Web Wiretaps Raise Security, Privacy Concerns Companies that offer Web-based e-mail or social networking can't always cooperate with court-ordered surveillance. That's because it's not always possible to create built-in eavesdropping systems, and those back doors can leave computers vulnerable to hacking and non-government spying.
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Web Wiretaps Raise Security, Privacy Concerns

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Web Wiretaps Raise Security, Privacy Concerns

Web Wiretaps Raise Security, Privacy Concerns

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MICHELE NORRIS, Host:

This is ALL THINGS CONSIDERED from NPR News. I'm Michele Norris.

ROBERT SIEGEL, Host:

But now, in an age of Skype and instant messaging, things are trickier. And as NPR's Martin Kaste reports, law enforcement says it needs help.

MARTIN KASTE: Federal law already requires tech companies to cooperate with court-ordered surveillance. The problem, says FBI general counsel Valerie Caproni, is that the companies that offer things like Web mail or social networking sometimes can't cooperate.

NORRIS: What we're finding - and it's not universally the case across the board - but what we're seeing is they do not have intercept solutions available for all of the types of services that they're offering for people to use to communicate.

KASTE: The FBI, the Commerce Department and the various spy agencies have been meeting for months to discuss possible legislation, and there has been a preliminary hearing on the subject in the House of Representatives.

NORRIS: It was a very weird hearing.

KASTE: Computer engineer Susan Landau was there to give testimony. But she says it was hard to offer analysis because the administration is being vague. For instance, the FBI won't specify which Internet systems are at issue because it says it doesn't want to advertise its blind spots.

NORRIS: They just haven't detailed their problems.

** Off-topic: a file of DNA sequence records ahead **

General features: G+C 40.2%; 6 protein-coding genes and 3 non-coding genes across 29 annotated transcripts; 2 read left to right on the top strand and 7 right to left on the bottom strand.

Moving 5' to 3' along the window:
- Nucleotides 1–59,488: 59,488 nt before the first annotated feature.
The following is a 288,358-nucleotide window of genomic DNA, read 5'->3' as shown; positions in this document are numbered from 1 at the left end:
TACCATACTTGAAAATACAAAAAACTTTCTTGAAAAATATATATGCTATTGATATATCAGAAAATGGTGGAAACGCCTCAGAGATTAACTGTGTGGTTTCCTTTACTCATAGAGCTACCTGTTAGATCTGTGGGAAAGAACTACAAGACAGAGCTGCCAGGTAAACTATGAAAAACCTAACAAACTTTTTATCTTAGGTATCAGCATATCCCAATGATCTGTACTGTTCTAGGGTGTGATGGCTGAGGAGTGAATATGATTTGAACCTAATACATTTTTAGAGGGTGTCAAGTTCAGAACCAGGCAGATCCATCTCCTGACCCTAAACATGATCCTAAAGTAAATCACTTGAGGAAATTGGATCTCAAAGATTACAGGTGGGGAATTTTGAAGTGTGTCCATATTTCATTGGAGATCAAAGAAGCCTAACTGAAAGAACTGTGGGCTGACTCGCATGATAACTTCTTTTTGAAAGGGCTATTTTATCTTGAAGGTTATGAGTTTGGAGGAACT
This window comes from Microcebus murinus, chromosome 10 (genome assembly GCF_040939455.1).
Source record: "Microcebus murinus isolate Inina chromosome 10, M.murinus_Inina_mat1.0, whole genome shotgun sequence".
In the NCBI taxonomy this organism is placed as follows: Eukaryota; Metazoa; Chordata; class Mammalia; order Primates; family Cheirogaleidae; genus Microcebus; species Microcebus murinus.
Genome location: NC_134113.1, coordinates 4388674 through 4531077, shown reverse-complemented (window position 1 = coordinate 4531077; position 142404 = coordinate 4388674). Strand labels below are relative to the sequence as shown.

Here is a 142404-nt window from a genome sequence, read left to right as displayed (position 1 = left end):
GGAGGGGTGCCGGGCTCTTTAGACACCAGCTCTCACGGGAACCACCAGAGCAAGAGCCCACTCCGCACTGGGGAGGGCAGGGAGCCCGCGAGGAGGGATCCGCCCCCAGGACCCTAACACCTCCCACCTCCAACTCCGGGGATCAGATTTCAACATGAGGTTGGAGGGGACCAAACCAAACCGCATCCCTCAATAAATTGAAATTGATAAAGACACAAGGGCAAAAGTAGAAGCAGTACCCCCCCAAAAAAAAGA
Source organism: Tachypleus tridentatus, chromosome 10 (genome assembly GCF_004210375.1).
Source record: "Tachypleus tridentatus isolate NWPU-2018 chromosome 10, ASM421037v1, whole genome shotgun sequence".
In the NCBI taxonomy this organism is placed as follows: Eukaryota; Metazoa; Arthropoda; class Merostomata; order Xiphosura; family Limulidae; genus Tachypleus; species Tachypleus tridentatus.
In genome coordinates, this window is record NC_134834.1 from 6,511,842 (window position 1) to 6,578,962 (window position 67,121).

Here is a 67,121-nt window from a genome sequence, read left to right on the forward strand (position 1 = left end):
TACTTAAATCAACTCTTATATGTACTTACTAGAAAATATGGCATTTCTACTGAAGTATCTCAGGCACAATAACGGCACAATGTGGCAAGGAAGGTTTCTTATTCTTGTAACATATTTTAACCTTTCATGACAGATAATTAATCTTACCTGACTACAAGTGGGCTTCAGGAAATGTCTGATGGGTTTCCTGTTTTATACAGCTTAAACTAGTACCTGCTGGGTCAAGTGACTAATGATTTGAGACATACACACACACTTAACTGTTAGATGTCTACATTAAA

KASTE: I mean, are you convinced there is a concrete problem right now?

NORRIS: I'm convinced that there are, on occasion, problems. How bad these are, it's hard to know.

KASTE: And the danger isn't just hypothetical. She points to a case in Greece where software on the cell phone network meant for lawful eavesdropping ended up allowing somebody to spy on the prime minister and other officials.

NORRIS: Somebody went into the switch and wiretapped these hundred senior officials for a period of 10 months. It was discovered when a text message went awry, and quickly stopped. But we still, to this day, don't know who did it.

KASTE: And then there's the problem of the Internet's decentralization. It's one thing to regulate a handful of phone companies, but when it comes to all the different ways you can chat online, it's hard even to keep track of them all. And some aren't even run by companies.

NORRIS: My name is Jacob Appelbaum, and I'm a developer of the Tor project. It helps to anonymize people, and to keep them safe and private on the Internet.

KASTE: He says if the government ever told him to build an eavesdropping function into Tor, he'd refuse.

NORRIS: Oh, I mean, I would leave the country. I would not be in a country that was so hostile to people having personal autonomy and liberty.

KASTE: Martin Kaste, NPR News.

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